Earl Grey's heritage

We all have heard this tea’s name once before, or even tasted a delicious cup of it. Earl Grey is one of the most popular scented teas around the globe. It is easily prepared and can be enjoyed in a variety of ways. This classic was named after Sir Charles Grey, 2nd Earl Grey - a British nobleman and prime minister, born in Fallodon, Northumberland, in 1764. At this time tea was already on its way to become the British beverage of choice.

Earl Grey usually is made of bergamot oil scented Black tea. Chinese tea was used in the very first recipes, yet later teas from Assam, Ceylon and Darjeeling also found their way into these formulas. Even at times when Charles Grey was still among the living, there were plentiful variations of this tea and also today the diversity of Earl Greys is ever-growing. In most cases, they share one thing in common: These teas are perfumed with a citrusy aroma, faithfully with bergamot.

This citrus fruit is thought to originate from a hybrid of sweet lime and bitter orange. It was first described in the middle of the 17th century. For the most part, the peel of the fruit is used for its abundance of essential oils which are widely used in perfumery, aromatherapy and, last but least, for scenting teas. Bergamot oil is known for its stimulating and uplifting effect on the mind. But the question remains, how did Black tea and bergamot meet?

The exact circumstances of how this tea came across are told in just as many adventurous stories as there are about the Earl himself. He enjoyed an eventful life both privately and politically: he was elected to the House of Commons for Northumberland at the age of just 22, he had an illegitimate child with the Duchess, later married Mary Ponsonby with whom he had ten sons and six daughters, and in 1807 inherited his father's title. At the age of 66, he became Prime Minister. After a few setbacks, he passed a groundbreaking parliamentary reform in 1832, obtained a ban on the slave trade in England and through him the East India Company's monopoly on the tea trade with China was lifted. This latter action led to the first theory on how this scented Black tea was named: Simply by honouring Sir Charles Grey for this achievement, the already existing tea was named after him. 

Modelled after the first true Earl Grey teas, we created our Golden Earl N°514. Exquisite gold tips from ancient Yunnan tea trees are gleaming with the natural aroma of bergamot. These vivid, citrusy nuances balance bold flavours with notes of honey and leather to create a lively cup. An intense tea experience.

Another story depicts how a merchant ship loaded with Chinese black tea and bergamot oil got caught in a storm off the British coast and so these valuable goods got mixed up. The cherished essential oil is said to have doused the tea and thus perfumed most of the cargo with its sunny fragrance. Once at the port, Prime Minister Grey decided not to dispose of the supposedly ruined tea immediately, but to try it first. The result was surprising: The mixture that was created by chance was a delight to the palate of the Brits. However, it remains a mystery how the Italian citrus fruit made it on board in the first place.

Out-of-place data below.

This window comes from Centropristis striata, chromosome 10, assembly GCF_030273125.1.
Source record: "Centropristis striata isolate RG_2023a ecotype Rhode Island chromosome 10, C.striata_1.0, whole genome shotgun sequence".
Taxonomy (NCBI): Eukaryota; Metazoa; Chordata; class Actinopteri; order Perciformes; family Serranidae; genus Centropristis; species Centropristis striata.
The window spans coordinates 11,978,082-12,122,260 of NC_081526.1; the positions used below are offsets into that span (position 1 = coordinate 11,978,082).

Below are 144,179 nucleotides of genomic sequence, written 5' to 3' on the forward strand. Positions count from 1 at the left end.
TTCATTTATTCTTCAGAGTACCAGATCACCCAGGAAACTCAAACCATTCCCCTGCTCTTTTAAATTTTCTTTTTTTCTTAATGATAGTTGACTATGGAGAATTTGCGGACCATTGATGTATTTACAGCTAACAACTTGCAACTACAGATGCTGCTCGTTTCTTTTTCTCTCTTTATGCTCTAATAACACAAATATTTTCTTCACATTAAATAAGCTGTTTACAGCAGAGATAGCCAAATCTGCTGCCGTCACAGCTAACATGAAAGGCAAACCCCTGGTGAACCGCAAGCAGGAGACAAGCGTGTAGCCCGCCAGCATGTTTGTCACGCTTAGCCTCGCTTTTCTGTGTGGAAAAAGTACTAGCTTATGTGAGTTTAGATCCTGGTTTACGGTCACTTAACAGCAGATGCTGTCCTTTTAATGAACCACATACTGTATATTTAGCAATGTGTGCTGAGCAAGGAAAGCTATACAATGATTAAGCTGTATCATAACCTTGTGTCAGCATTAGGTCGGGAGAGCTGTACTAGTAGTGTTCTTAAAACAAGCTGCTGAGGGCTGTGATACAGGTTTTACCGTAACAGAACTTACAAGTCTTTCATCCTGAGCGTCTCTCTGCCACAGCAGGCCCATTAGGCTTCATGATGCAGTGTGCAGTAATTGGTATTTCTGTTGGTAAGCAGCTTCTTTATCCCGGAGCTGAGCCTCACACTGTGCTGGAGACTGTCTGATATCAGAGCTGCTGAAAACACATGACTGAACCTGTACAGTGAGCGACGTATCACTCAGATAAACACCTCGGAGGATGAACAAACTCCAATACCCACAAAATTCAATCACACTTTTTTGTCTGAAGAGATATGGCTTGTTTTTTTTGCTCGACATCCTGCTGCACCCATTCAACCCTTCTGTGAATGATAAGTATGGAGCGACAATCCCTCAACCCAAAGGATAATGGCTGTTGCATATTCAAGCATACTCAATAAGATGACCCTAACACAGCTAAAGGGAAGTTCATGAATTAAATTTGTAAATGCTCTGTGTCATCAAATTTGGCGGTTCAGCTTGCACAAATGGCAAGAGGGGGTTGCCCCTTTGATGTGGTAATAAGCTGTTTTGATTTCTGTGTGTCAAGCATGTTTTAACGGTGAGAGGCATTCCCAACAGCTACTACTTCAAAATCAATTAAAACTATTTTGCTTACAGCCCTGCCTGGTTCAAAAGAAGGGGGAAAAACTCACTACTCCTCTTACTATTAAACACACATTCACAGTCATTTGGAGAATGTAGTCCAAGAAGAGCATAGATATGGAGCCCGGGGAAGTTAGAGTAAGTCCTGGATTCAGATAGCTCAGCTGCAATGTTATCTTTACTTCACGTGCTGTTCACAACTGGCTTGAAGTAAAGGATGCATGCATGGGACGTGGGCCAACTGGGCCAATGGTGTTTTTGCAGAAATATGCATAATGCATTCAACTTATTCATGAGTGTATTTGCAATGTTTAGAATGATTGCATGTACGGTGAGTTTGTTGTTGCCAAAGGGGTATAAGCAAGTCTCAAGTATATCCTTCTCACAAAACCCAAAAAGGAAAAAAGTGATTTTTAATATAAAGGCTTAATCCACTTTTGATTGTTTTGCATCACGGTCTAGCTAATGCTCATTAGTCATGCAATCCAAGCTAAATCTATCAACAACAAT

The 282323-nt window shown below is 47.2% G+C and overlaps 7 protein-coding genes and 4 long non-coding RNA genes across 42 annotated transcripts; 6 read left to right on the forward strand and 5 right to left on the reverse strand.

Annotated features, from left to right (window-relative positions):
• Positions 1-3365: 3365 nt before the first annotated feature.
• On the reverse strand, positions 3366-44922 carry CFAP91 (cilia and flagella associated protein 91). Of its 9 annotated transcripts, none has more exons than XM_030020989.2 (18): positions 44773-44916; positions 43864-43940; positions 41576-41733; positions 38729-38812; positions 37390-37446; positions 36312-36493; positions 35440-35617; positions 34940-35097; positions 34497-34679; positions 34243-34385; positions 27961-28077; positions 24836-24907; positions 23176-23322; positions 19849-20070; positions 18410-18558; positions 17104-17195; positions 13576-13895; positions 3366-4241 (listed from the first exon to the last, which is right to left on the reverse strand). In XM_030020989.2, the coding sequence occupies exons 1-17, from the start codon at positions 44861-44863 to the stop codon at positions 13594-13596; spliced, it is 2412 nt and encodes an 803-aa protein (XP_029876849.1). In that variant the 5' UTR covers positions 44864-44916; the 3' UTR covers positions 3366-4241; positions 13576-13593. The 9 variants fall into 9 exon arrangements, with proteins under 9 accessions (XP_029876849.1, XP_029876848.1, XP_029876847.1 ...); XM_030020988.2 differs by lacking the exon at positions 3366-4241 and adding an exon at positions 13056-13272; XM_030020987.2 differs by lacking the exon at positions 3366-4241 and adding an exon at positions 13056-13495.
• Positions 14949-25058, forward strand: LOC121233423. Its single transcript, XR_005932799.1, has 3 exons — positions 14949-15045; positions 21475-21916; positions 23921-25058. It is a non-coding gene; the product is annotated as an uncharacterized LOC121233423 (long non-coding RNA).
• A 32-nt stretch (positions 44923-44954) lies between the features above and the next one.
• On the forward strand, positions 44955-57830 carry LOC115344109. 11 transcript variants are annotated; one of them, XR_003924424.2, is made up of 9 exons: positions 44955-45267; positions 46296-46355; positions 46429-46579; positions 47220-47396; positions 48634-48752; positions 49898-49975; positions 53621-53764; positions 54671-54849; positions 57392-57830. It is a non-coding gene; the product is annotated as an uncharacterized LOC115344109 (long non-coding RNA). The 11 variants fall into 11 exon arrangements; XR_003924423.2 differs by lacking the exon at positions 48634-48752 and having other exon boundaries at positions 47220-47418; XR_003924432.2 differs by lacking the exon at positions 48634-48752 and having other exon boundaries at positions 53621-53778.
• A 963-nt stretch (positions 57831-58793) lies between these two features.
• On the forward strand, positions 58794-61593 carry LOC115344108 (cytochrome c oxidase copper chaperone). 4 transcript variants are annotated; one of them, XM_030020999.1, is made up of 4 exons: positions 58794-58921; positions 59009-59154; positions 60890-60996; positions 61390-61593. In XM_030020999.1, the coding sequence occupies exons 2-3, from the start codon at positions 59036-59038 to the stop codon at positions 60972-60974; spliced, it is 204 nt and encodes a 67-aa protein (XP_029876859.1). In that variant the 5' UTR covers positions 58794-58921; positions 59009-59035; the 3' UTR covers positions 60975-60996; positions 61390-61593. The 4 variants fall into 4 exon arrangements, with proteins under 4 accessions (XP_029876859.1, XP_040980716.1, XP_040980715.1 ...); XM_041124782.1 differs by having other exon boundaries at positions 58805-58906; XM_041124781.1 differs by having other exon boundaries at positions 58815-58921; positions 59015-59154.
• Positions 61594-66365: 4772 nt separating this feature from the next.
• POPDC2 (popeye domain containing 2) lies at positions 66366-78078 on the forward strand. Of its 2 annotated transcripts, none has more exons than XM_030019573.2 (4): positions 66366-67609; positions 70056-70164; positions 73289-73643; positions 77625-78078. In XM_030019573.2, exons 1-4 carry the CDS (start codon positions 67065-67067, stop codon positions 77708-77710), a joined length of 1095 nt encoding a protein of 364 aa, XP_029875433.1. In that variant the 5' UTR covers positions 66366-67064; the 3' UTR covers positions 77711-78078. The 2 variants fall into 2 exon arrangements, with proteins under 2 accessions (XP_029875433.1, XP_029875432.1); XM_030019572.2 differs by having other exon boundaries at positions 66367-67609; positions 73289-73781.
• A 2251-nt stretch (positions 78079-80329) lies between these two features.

This fact also weakens another legend’s credibility. A British diplomat is believed to have saved a Mandarin from drowning during his stay in China. For this honourable act, he received a special tea and its formula as a token of gratitude. It is not known who that rescuer was and neither you will find bergamots in China. Perhaps the tea was scented with other essential oils and it was only the British who used bergamot oil for blending. We'll probably never know for sure.

However, one thing remains: Earl Gray continues to delight tea lovers and connoisseurs around the world. There are countless variations of this classic and its concept is also used with other teas and herbs. In our White Earl N°107, we have combined a Chinese white tea with the zesty aroma of bergamot. This version stands out with a floral brightness and plays with the fruity aspects of this citrus fruit. Our Brave New Earl N°711 - an exquisite and utterly unique master blend - ushers you a little further into the modern age. We have refined this bergamot perfumed mixture of black and green tea with earthy juniper berries and sensual jasmine. Classic Earl Gray notes are embellished by aromas of pine, flower and orange. 

But this is not where our Earl Gret adventures end, as we've also created a savoury twist on the classic. Our GREEN EARL N°340 couples a fresh Japanese Sencha with the signature scent of fragrant Italian bergamot citrus. This bright green Earl Gray offers you the unbeatable power and complexity of green tea with the freshness of bergamot. And for our Red Earl N°826 we've taken South African Rooibos, with its lingering earthy honey notes, and suffused it with fragrant Italian bergamot citrus, to create a delicious caffeine-free version of the classic Earl Grey. Even though rooibos is not technically a tea, but a herbal infusion, the rooibos plant has a structure similar to camellia sinensis. The rooibos bush, called aspalathus linearis, is high in antioxidants and vitamin c. It has natural antihistamine properties and is caffeine-free, making Rooibos the perfect brew for anyone watching their caffeine intake or wanting to enjoy an Earl Grey before bedtime.

All our Earls are more than just suitable for the preparation of cold tea and make a great addition to the flavour of desserts and baked goods. Read everything on this topic in our Journal post “Ice Cold Pleasures” and “Culinary Compositions With Tea”.

Photo Credit: Foto Paetau; Bergamotte von Flickr's The Commons

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